6. Wash leggings daily or get sick
Dr. Joshua Zeichner says "I look at tight-fitting leggings the same way that I look at underwear. They really should be changed and washed daily.”
You need to wash your leggings regularly, especially if you wear them every day. Just like underwear, it's best to wash them often to get rid of germs. Otherwise, you might get sick from them.
If you shower every day and only wear leggings at home, you don't have to worry too much. Most of us like wearing the same pair for days in a row. But leggings are even more problematic when you come into contact with people or surfaces in public areas.
7. They can get painful
Leggings can cause discomfort as they compress your legs, knees, and abdomen. They create pressure, holding your abdomen, squeezing your muscles, nerves, joints, and restricting your internal organs.
Back muscles and hip bones movement are obstructed by tight clothing. If you wear the wrong size, they prevent respiration and proper digestion.
Leggings can create discomfort around your groin area and thighs. They are a major cause of temporary swelling and irritation. Tight pants are rarely the primary cause of pain but often make symptoms worse.
8. They contain toxic chemicals
Toxic fabrics are bad for your skin and your health. Unfortunately, many pairs of leggings are made of textiles that contain hazardous chemicals, threatening human health.
Researchers at Stockholm University have recently published a thesis about the potential health issues caused by toxic chemicals found in 60 garments from clothing chains.
"Exposure to these chemicals increases the risk of allergic dermatitis, but more severe health effects for humans as well as the environment could be related to these chemicals. Some of them are suspected or proved carcinogens and some have aquatic toxicity."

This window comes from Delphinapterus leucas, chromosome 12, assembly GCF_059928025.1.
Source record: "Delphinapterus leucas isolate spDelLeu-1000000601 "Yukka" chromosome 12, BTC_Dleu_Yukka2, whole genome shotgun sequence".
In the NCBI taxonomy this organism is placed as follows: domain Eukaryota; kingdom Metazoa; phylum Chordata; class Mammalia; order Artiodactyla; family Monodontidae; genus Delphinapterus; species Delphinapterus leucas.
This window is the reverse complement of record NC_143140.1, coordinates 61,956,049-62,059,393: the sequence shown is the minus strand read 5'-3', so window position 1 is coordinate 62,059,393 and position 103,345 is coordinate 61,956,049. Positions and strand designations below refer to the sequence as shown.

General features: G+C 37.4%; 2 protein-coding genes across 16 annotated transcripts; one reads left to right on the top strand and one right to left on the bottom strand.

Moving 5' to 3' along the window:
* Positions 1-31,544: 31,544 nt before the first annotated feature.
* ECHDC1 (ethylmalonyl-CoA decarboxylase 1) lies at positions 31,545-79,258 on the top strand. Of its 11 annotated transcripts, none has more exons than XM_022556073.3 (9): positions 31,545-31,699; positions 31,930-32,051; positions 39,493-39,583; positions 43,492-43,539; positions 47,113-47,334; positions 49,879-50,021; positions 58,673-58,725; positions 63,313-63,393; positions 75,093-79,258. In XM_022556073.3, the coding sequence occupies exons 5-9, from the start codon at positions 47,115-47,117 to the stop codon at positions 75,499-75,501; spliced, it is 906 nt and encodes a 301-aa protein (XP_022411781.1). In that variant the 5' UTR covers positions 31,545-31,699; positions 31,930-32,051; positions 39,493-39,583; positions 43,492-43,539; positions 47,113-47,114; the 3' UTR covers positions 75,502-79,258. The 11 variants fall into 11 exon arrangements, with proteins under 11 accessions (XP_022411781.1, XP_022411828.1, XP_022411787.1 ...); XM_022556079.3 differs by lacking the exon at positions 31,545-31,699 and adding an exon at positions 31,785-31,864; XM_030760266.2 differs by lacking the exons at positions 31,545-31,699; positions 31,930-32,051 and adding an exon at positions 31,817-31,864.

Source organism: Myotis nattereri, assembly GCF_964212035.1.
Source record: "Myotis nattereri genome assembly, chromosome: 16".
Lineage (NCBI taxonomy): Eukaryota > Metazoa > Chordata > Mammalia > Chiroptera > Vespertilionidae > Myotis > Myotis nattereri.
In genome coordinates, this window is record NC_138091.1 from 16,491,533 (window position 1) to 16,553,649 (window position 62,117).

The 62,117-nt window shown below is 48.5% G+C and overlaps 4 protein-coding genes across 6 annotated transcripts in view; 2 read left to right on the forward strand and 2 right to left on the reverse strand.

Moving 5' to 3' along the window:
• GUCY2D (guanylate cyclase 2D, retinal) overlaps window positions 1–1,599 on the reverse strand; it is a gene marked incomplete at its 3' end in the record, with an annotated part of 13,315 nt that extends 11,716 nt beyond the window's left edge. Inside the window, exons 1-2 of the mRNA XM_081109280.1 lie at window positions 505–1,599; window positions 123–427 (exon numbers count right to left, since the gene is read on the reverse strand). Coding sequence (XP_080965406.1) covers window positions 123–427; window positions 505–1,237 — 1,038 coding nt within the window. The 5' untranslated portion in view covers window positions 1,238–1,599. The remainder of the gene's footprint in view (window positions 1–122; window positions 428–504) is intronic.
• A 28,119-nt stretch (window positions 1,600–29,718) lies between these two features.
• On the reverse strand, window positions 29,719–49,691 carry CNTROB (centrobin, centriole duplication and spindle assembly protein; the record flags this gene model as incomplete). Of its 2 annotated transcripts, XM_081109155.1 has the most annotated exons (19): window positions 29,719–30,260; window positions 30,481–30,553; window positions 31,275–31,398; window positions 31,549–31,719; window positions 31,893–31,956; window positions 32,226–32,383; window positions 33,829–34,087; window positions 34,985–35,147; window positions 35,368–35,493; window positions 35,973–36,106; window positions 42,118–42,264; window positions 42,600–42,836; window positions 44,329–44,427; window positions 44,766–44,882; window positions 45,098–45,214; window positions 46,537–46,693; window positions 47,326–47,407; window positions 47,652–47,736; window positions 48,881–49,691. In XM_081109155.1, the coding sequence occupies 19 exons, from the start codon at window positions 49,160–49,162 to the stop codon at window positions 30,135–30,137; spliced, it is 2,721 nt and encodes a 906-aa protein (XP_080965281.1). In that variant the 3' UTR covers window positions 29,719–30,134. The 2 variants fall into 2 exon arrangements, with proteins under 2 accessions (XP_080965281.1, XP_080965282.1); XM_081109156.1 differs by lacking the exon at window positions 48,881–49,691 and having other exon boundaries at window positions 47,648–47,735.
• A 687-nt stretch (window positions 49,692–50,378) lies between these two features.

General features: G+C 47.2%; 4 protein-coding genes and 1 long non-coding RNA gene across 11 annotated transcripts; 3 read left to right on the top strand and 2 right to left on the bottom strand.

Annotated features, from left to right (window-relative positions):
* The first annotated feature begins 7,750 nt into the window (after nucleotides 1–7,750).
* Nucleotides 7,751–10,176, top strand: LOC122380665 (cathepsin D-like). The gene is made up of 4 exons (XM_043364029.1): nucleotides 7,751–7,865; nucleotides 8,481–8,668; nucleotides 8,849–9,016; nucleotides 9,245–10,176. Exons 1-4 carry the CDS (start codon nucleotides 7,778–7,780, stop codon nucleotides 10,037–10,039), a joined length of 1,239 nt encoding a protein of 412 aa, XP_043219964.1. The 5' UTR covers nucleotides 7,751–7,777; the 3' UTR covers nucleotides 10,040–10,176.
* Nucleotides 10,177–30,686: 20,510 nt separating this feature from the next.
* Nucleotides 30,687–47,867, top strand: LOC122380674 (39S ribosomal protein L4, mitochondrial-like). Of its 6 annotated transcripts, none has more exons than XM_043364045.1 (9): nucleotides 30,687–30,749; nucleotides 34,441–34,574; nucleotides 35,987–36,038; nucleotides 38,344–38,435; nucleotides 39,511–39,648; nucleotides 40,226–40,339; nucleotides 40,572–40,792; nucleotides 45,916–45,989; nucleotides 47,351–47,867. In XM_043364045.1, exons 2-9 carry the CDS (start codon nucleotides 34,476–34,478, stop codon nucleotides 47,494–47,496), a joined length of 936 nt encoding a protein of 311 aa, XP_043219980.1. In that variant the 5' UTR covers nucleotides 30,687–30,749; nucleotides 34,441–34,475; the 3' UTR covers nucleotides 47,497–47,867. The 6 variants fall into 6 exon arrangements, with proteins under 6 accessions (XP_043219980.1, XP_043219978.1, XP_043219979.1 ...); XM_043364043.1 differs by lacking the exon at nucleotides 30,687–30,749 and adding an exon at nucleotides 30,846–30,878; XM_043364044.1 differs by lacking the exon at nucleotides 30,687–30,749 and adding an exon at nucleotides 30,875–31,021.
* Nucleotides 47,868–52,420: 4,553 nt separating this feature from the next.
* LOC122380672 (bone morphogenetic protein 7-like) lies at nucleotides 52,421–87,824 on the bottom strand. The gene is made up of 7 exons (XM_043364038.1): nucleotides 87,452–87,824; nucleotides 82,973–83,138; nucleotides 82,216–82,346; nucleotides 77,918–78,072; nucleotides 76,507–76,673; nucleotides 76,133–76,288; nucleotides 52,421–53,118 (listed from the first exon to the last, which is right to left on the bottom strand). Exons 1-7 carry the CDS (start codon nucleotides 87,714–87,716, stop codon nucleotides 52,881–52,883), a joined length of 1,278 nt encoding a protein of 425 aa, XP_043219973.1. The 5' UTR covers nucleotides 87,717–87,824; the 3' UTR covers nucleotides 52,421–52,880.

- Giovanna Luongo, Ph.D. in Analytical Chemistry at Stockholm University
Most dyes used in the fashion industry are highly toxic. Textile and garment involve chemical-intensive processes necessary in washing, bleaching, dying, and treatment.
Many fabrics undergo harsh chemical treatments to make them water repellant, wrinkle-free, flame resistant, or stain resistant.
Through skin contact, ingestion, or inhalation, toxic chemicals may lead to cancer, hormonal dysfunction, insomnia, nausea, headaches, dizziness, drowsiness, immunity harm, anorexia, and behavioral problems.
9. Synthetic fabric production is harmful
The process of making synthetic fabrics isn't environmentally friendly. And a lot of leggings sold in the market today are made of harmful fabrics like polyester and nylon.
Many workers in textile production facilities are exposed to dust and fumes that irritate the eyes, nose, throat, and skin. The related health effects of synthetic polymer manufacturing are catastrophic.
In a recent scientific research paper, Dr. Metin Akgün and Dr. Metin Gorguner revealed that exposure to toxic substances on the lungs leads to long-term complications.
"Inhalation of many gases, mist, aerosols, fumes, or dust may cause irritant lung injury, asphyxiation, or other systemic effects. The use of industrial chemicals with potential toxicity has been on the rise. Accidental spills, explosions, and fires can result in complex exposures to such substances, the health consequences of which are not well-known."
On factory floors, workers are exposed to and breathe in the runoff of dyes and corrosive finishing. Poisonous substances leak into the nearby environment, polluting water sources and agricultural systems.
10. Plastic microfiber pollution
The negative effects of leggings made of synthetic materials don't end there. Leggings generally aren't biodegradable or compostable.
They take hundreds of years to decompose, releasing greenhouse and toxic gases into the atmosphere.
They contribute to the high amount of clothing waste that ends up in landfills every year.
Synthetic materials release plastic microfibers into the environment that pollute entire food chains, kill land and marine wildlife, and endanger human health.
These plastic microfibers are consumed by fish and birds and end up in our food, lungs, and stomachs.
Every year, more than 300 million tons of plastic are produced, as reported by the United Nations. 8 million tons of plastic are dumped into the ocean annually. Less than 10% of all plastic is recycled.
If current trends continue, our oceans could contain more plastic than fish by 2050. And the plastic industry could account for 20% of the world’s total oil consumption.
It's time to rethink how we produce and consume clothes. One of the best ways to be more sustainable and healthy is to choose eco-friendly and high-quality fabrics.
Was this article helpful to you? Please tell us what you liked or didn't like in the comments below.
About the Author: Alex Assoune
Alex Assoune (MS) is a global health and environmental advocate. He founded Panaprium to inspire others with conscious living, ethical, and sustainable fashion. Alex has worked in many countries to address social and environmental issues. He speaks three languages and holds two Master of Science degrees in Engineering from SIGMA and IFPEN schools.